LEADERSHIP FOR A NEW APPROACH: Fire chiefs play the central and most critical roles in driving the community risk reduction process. Without their buy-in and commitment to making decisions based on the best available evidence in partnership with the communities they serve, the fire and emergency service risks putting their own interests over and above those of their communities. Public expectations take many more forms than calls for service placed to 911. Indeed, many, if not most, 911 calls received today involve non-urgent demands. How agencies understand and respond to these demands not only requires the skills to manage incident interventions, but also the ability to engage citizens and stakeholders in efforts that change behaviors and beliefs.
NEW POLICY PRIORITIES: The International Association of Fire Chiefs, through its Fire & Life Safety Section, is committed to leading the change required to reduce community risks through citizen and stakeholder engagement. Community risk reduction (CRR) programs embody the core of these efforts, and reflect a comprehensive, evidence-based, all-hazards and all-risks strategy to identify, mitigate, respond, and recover. CRR involves every aspect of the fire and emergency service, but it emphasizes proactive measures and partnerships.
CALL TO ACTION: Successful efforts by fire chiefs to implement community risk reduction strategies in their communities require immediate and specific actions, including the following:
- Collecting and analyzing data and information from a wide variety of sources to identify the specific hazards, risks, and vulnerabilities in the community.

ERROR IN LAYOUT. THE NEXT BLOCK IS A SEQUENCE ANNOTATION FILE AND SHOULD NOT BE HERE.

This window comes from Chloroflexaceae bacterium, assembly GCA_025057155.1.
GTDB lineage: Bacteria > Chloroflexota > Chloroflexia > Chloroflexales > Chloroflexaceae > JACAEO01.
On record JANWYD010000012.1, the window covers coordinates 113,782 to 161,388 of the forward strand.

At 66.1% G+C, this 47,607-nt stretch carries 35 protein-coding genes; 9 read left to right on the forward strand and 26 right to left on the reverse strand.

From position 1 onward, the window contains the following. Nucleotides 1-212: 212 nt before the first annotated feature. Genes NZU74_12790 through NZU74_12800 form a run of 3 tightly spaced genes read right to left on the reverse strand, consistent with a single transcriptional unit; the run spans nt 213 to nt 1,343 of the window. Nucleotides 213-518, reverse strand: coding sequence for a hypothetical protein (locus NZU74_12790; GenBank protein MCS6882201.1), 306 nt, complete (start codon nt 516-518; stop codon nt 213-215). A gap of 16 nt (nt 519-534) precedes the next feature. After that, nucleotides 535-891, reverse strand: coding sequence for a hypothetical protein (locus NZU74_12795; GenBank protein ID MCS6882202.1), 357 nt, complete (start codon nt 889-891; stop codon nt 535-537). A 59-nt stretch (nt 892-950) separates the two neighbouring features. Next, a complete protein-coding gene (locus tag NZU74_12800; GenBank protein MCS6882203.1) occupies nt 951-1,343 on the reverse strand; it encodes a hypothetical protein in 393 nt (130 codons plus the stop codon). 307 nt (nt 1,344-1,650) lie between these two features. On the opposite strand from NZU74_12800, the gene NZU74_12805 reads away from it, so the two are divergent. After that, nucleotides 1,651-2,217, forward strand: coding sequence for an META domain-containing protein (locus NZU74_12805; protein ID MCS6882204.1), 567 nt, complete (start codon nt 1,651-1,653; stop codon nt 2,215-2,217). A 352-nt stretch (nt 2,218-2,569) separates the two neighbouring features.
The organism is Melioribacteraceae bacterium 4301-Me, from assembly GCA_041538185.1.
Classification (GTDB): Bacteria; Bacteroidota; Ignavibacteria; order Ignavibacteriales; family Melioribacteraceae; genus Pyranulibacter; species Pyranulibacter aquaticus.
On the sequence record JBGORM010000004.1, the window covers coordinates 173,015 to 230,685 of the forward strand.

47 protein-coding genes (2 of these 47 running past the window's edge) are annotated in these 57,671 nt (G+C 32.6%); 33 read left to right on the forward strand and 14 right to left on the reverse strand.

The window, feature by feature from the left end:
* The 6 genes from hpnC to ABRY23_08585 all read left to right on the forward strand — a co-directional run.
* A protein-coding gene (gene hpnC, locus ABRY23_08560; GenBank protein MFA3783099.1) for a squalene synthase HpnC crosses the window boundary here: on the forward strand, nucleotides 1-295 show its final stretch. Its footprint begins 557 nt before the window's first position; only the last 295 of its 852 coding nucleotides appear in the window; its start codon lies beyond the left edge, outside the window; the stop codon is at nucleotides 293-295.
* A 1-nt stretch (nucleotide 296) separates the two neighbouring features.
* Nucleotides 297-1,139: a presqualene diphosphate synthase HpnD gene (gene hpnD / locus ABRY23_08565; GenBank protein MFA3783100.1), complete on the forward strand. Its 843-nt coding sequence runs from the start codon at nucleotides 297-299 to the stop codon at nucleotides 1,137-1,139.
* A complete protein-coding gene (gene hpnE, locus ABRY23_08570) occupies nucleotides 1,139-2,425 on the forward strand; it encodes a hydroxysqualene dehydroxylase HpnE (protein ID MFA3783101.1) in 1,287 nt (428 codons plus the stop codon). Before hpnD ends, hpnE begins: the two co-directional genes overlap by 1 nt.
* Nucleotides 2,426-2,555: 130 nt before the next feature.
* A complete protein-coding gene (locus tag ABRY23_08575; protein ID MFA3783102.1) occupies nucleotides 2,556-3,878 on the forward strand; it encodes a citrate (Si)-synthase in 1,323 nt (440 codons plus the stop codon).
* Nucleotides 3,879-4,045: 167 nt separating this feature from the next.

- Analyzing data and information to produce insights regarding the costs, consequences, causes, and contributing factors driving risks in the community.
- Engaging interested and affected parties within the community in interest-based discussions to identify, prioritize, treat, and measure risks and the outcomes of intervention strategies.
- Focusing effort at the station level to stimulate involvement and action by every firefighter.
- Engaging members of vulnerable populations in their homes to assess behaviors and conditions increase risk of injury or death.
- Empowering and equipping people to take individual and collective action to eliminate hazards, reduce risks, and improve conditions in communities.
- Establishing quantitative and qualitative performance measures and evaluating the impacts of interventions.
- Recognizing and sharing success stories with others inside and outside the interested and affected community.
The Board of Directors of the International Association of Fire Chiefs adopts this position paper as a commitment to developing and supporting efforts within the Fire & Life Safety Section; Safety, Health and Survival Section; Emergency Medical Services Section; Company Officers Section; Volunteer and Combination Officers Section, and its regional divisions to develop the resources and materials fire chiefs require to successfully lead community risk reduction efforts in their communities.
Submitted by the IAFC Fire & Life Safety Section
Adopted by IAFC Board of Directors: 12 APR 2018
Download the Community Risk Reduction for Fire and Emergency Services